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Not a single one of these emails has mentioned one of the most important recent developments in higher education, the November 2022 launch of AI chatbot text-generation technology, better known under the trademark ChatGPT. Its already-widespread use among undergraduates is presenting enormous challenges to faculty across the country.
“At any given time,” Owen Kichizo Terry recently wrote in these pages, “I can look around my classroom and find multiple people doing homework with the help of ChatGPT.” Or as a graduate student at a large state university told me, “We had students in our upper-level courses turn in essays written entirely by AI … but from what I’ve heard, even more of them will prompt the AI and then modify the answer themselves — I think that is already very widely used.”
Fellow graduate instructors in my own department have reported encountering student work this past semester that smelled strongly of AI generation. But with no dedicated institutional response to the issue, and an already-byzantine set of procedures for reporting derelictions of academic integrity, nobody in charge of a classroom had clear guidelines for what to do. Some abandoned traditional at-home essay-writing for in-class, handwritten tests and oral exams. But even then, much of the work produced in class had a vague, airy, Wikipedia-lite quality that raised suspicions that students were memorizing and regurgitating the inaccurate answers generated by ChatGPT.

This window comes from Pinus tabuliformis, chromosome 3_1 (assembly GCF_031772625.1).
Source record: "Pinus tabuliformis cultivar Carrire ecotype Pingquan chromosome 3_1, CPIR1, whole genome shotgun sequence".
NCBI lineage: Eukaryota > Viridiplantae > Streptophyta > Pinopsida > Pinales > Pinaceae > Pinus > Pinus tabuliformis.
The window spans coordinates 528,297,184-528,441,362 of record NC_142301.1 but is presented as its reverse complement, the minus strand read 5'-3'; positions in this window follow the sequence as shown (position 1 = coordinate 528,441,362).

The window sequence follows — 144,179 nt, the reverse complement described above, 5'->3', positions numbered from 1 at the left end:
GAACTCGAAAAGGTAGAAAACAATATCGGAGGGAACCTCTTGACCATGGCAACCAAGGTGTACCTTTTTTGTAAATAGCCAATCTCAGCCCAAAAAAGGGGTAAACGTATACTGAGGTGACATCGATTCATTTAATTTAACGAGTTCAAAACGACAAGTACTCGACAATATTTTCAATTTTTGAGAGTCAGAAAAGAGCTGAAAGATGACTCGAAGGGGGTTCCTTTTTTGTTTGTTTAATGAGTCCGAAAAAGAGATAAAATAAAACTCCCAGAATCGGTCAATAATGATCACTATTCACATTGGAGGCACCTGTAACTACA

And a humanities professor at a state university told me that he worries that adapting existing disability accommodations — extra time on tests, distraction-free environments, allowances for typing instead of writing longhand — to the new technological landscape while ensuring the integrity of student work will be forbiddingly difficult. Meanwhile, students are still experiencing a “stunning” level of post-pandemic disconnection from schoolwork and campus life. Faced with these challenges and frustrations, however, college administrations have largely remained silent on the issue, leaving teaching staff to fend for themselves.